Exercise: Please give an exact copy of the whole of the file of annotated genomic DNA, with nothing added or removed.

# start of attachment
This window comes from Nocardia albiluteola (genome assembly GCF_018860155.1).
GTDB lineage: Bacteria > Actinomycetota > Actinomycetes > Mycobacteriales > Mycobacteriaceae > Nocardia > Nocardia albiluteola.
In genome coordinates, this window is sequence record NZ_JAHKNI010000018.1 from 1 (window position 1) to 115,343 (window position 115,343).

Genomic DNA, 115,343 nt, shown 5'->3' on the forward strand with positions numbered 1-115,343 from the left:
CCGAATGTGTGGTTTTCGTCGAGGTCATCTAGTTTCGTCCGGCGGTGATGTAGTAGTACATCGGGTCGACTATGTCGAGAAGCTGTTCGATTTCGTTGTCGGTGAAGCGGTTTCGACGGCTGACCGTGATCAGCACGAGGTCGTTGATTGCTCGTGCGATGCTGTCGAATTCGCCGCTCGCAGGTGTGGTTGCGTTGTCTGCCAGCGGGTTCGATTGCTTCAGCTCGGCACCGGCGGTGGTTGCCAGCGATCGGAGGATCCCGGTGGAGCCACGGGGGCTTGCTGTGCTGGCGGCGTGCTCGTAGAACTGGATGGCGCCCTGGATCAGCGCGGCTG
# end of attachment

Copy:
This window comes from Nocardia albiluteola (genome assembly GCF_018860155.1).
GTDB lineage: Bacteria > Actinomycetota > Actinomycetes > Mycobacteriales > Mycobacteriaceae > Nocardia > Nocardia albiluteola.
In genome coordinates, this window is sequence record NZ_JAHKNI010000018.1 from 1 (window position 1) to 115,343 (window position 115,343).

Genomic DNA, 115,343 nt, shown 5'->3' on the forward strand with positions numbered 1-115,343 from the left:
CCGAATGTGTGGTTTTCGTCGAGGTCATCTAGTTTCGTCCGGCGGTGATGTAGTAGTACATCGGGTCGACTATGTCGAGAAGCTGTTCGATTTCGTTGTCGGTGAAGCGGTTTCGACGGCTGACCGTGATCAGCACGAGGTCGTTGATTGCTCGTGCGATGCTGTCGAATTCGCCGCTCGCAGGTGTGGTTGCGTTGTCTGCCAGCGGGTTCGATTGCTTCAGCTCGGCACCGGCGGTGGTTGCCAGCGATCGGAGGATCCCGGTGGAGCCACGGGGGCTTGCTGTGCTGGCGGCGTGCTCGTAGAACTGGATGGCGCCCTGGATCAGCGCGGCTG